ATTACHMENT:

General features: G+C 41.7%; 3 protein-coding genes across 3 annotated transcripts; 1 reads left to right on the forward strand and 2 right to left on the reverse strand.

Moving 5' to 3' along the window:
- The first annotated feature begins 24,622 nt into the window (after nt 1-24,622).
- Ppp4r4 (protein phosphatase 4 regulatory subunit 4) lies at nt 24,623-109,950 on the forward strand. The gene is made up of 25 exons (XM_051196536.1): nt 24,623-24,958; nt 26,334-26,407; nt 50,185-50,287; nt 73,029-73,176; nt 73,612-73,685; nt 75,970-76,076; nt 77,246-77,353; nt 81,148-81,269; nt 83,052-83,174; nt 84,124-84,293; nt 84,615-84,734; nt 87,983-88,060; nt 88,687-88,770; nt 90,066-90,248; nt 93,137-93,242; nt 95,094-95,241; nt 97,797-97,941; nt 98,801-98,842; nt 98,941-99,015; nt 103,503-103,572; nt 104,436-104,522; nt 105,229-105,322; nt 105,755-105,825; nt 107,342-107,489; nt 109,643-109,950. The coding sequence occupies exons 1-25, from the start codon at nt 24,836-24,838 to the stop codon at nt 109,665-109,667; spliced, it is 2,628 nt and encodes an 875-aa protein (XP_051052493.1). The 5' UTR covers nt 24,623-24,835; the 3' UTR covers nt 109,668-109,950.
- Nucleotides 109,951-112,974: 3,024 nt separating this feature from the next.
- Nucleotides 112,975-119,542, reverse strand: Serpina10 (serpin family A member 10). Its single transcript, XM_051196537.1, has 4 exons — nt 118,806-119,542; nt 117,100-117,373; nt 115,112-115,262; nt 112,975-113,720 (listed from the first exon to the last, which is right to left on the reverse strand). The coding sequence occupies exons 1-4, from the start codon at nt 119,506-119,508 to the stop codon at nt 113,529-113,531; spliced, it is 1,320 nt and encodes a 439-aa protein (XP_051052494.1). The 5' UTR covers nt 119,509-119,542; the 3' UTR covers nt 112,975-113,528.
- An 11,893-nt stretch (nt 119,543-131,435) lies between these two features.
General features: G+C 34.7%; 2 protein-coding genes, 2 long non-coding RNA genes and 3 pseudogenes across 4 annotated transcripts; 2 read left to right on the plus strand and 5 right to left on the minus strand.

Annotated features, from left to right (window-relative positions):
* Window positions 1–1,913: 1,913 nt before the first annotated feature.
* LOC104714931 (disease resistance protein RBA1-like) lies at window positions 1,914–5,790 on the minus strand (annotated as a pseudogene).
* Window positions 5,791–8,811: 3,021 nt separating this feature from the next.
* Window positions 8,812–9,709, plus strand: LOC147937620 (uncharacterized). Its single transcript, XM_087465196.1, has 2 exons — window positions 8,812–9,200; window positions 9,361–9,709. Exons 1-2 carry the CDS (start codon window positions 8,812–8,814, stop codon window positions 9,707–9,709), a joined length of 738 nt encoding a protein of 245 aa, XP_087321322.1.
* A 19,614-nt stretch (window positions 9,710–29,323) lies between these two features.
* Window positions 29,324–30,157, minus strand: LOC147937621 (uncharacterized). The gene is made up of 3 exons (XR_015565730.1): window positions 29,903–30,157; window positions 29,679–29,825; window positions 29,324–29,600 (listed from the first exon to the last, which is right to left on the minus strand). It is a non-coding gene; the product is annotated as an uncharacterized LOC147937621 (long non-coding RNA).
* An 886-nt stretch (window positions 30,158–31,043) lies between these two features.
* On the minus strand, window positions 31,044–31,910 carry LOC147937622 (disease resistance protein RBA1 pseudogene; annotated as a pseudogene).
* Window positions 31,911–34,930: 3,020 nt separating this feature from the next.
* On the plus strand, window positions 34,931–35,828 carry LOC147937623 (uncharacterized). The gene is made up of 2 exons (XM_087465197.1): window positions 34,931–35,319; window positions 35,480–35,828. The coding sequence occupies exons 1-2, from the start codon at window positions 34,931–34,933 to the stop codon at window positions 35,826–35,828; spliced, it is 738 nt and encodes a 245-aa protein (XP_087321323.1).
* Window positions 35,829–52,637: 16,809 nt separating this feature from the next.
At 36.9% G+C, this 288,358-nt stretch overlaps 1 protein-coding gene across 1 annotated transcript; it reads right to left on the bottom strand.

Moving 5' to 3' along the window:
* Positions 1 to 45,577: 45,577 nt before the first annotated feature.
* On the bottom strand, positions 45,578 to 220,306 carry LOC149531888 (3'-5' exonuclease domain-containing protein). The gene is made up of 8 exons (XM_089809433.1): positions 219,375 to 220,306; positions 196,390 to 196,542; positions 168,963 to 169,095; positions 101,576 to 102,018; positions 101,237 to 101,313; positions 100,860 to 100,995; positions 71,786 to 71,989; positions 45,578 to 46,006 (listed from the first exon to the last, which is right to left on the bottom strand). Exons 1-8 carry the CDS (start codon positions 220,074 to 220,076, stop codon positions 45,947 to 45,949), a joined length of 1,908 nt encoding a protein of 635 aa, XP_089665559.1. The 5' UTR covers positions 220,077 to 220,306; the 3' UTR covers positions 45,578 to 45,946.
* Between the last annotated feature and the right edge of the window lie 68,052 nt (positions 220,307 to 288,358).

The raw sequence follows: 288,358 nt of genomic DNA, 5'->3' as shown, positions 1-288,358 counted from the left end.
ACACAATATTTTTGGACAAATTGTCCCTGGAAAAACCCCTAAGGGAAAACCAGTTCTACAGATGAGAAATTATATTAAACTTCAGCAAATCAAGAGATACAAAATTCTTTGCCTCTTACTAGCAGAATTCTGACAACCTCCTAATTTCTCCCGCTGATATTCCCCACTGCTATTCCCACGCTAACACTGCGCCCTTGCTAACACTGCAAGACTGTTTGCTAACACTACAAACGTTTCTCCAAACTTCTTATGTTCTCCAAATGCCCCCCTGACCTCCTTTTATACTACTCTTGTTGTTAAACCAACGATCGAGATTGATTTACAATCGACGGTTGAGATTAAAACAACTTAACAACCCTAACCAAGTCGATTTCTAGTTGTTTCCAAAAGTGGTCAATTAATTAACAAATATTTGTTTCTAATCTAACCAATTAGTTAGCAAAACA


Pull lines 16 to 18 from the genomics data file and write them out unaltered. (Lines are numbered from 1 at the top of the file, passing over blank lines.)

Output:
* An 886-nt stretch (window positions 30,158–31,043) lies between these two features.
* On the minus strand, window positions 31,044–31,910 carry LOC147937622 (disease resistance protein RBA1 pseudogene; annotated as a pseudogene).
* Window positions 31,911–34,930: 3,020 nt separating this feature from the next.